Waffle House dims the lights, lays out white tablecloth, opens reservations for Valentine’s Day

Illustration for article titled Waffle House dims the lights, lays out white tablecloth, opens reservations for Valentine’s Dayem/em
Photo: SeanPavonePhoto (iStock)

If you couldn’t get in on the White Castle Valentine’s Day reservations, you might have another, equally unpretentious option: Waffle House announces it will bring back a white tablecloth, candlelit dining experience to nearly 200 locations on February 14. For a 12th year, Waffle House will dim the lights, offer a special menu, and put on some Boyz II Men (Editor’s note: Boyz II Men soundtrack not guaranteed) for the most commercially romantic day of the year.

Advertisement

The annual event began in 2008 with a single Waffle House restaurant in John’s Creek, Georgia, whose manager rolled out the red carpet (er, white tablecloth) for Valentine’s Day diners. It’s since spread to locations in 21 states. Waffle House’s website lists participating restaurants, along with phone numbers and a name to ask for to place your reservation. If you’re at the Waffle House in Russellville, Alabama, ask for Tina! Seriously!

Advertisement

You may dismiss the Valentine’s Day special as ironic, but The Takeout offers no judgment. For busy couples, people on a budget, or just lovers who love each other and also waffles (count me in all three categories), a Valentine’s Day dinner at Waffle House sounds both practical and memorable—definitely more so than a home-cooked lobster disaster or an overprixed prix-fixe at a fondue chain.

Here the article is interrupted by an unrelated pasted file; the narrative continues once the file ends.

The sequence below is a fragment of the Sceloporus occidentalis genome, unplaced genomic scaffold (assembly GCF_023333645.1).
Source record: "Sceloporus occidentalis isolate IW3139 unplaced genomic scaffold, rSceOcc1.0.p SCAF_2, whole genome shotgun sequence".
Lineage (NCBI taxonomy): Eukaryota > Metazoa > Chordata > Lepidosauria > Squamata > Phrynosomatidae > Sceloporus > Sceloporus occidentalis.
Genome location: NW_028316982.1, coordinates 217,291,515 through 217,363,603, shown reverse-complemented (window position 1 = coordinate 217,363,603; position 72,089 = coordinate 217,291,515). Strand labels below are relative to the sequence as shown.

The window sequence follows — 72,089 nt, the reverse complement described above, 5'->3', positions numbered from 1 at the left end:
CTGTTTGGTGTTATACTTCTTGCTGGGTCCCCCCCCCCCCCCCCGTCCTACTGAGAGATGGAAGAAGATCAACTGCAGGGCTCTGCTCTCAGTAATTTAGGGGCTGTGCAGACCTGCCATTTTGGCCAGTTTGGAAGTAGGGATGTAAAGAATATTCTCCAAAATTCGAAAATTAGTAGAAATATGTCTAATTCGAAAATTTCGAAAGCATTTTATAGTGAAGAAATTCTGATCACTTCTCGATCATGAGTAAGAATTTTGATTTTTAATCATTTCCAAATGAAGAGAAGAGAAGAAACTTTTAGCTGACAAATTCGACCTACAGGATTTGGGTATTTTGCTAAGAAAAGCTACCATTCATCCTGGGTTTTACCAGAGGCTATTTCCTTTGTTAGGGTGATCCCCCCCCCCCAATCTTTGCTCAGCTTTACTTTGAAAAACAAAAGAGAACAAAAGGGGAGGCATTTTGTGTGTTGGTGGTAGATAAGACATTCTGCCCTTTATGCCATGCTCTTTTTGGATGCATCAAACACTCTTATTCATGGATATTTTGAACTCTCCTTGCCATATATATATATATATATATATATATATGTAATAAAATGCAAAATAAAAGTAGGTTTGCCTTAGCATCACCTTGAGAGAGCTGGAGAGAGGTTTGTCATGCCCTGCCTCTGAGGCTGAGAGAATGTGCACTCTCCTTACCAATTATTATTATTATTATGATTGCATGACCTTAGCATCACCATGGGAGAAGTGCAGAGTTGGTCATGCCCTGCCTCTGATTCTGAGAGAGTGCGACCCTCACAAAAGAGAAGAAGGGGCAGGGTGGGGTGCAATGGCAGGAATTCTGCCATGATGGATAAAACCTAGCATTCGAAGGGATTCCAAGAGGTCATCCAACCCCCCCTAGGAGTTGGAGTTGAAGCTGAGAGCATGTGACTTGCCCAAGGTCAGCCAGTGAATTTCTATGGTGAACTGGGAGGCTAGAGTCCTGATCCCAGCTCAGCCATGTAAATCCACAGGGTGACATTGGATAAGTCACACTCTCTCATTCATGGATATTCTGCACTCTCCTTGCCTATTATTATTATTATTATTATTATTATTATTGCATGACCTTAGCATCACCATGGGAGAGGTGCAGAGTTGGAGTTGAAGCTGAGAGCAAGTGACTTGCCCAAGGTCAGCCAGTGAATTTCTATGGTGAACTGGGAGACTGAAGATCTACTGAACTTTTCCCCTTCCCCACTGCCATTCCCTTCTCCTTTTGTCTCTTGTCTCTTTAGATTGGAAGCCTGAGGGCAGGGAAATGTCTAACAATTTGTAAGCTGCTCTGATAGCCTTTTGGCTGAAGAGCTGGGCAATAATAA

Kate Bernot is a freelance writer and a certified beer judge. She was previously managing editor at The Takeout.

Share This Story

Get our newsletter

DISCUSSION

Growing up in Atlanta, I have such an irrational love for Waffle House. Look, I get it, their food is fairly basic diner fare, greasy but delicious. That said Waffle House has always been there, whenever I stumbled in hammered or hungover, or broke on Valentine’s Day.

My favorite Waffle House story: a few years ago in Atlanta we had the snowpocalypse, people couldn’t get home, they slept in their cars, in schools. I spent 7 hours going 1.5 miles and slept on a friends couch. My 75 year old receptionist  spent the night in a Waffle House that stayed open throughout the entire cluster. Apparently they kept serving food all night, provided a few clothing and blankets they had available, and everyone had a great time. When asked about the experience the only bad thing she had to say was: “I wish they had a bar.”